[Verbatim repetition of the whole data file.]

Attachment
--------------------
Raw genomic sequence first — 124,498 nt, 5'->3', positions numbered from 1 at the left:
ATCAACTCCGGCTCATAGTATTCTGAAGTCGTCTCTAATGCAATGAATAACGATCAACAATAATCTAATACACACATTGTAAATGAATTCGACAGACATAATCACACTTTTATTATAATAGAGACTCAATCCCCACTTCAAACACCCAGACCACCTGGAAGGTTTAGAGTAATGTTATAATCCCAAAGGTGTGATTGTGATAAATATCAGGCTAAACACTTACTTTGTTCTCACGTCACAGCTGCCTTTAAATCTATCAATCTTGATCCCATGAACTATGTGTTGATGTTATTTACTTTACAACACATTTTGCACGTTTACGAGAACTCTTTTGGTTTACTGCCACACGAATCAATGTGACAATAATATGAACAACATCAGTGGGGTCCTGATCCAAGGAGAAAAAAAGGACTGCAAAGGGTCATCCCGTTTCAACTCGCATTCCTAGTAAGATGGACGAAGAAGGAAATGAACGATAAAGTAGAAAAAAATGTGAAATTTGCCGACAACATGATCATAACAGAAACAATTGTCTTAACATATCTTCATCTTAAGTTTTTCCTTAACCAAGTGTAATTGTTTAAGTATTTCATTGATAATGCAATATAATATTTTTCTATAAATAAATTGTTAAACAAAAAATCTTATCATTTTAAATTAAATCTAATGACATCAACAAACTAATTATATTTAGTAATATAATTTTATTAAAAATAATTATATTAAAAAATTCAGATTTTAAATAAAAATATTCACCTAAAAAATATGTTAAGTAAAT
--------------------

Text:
Raw genomic sequence first — 124,498 nt, 5'->3', positions numbered from 1 at the left:
ATCAACTCCGGCTCATAGTATTCTGAAGTCGTCTCTAATGCAATGAATAACGATCAACAATAATCTAATACACACATTGTAAATGAATTCGACAGACATAATCACACTTTTATTATAATAGAGACTCAATCCCCACTTCAAACACCCAGACCACCTGGAAGGTTTAGAGTAATGTTATAATCCCAAAGGTGTGATTGTGATAAATATCAGGCTAAACACTTACTTTGTTCTCACGTCACAGCTGCCTTTAAATCTATCAATCTTGATCCCATGAACTATGTGTTGATGTTATTTACTTTACAACACATTTTGCACGTTTACGAGAACTCTTTTGGTTTACTGCCACACGAATCAATGTGACAATAATATGAACAACATCAGTGGGGTCCTGATCCAAGGAGAAAAAAAGGACTGCAAAGGGTCATCCCGTTTCAACTCGCATTCCTAGTAAGATGGACGAAGAAGGAAATGAACGATAAAGTAGAAAAAAATGTGAAATTTGCCGACAACATGATCATAACAGAAACAATTGTCTTAACATATCTTCATCTTAAGTTTTTCCTTAACCAAGTGTAATTGTTTAAGTATTTCATTGATAATGCAATATAATATTTTTCTATAAATAAATTGTTAAACAAAAAATCTTATCATTTTAAATTAAATCTAATGACATCAACAAACTAATTATATTTAGTAATATAATTTTATTAAAAATAATTATATTAAAAAATTCAGATTTTAAATAAAAATATTCACCTAAAAAATATGTTAAGTAAAT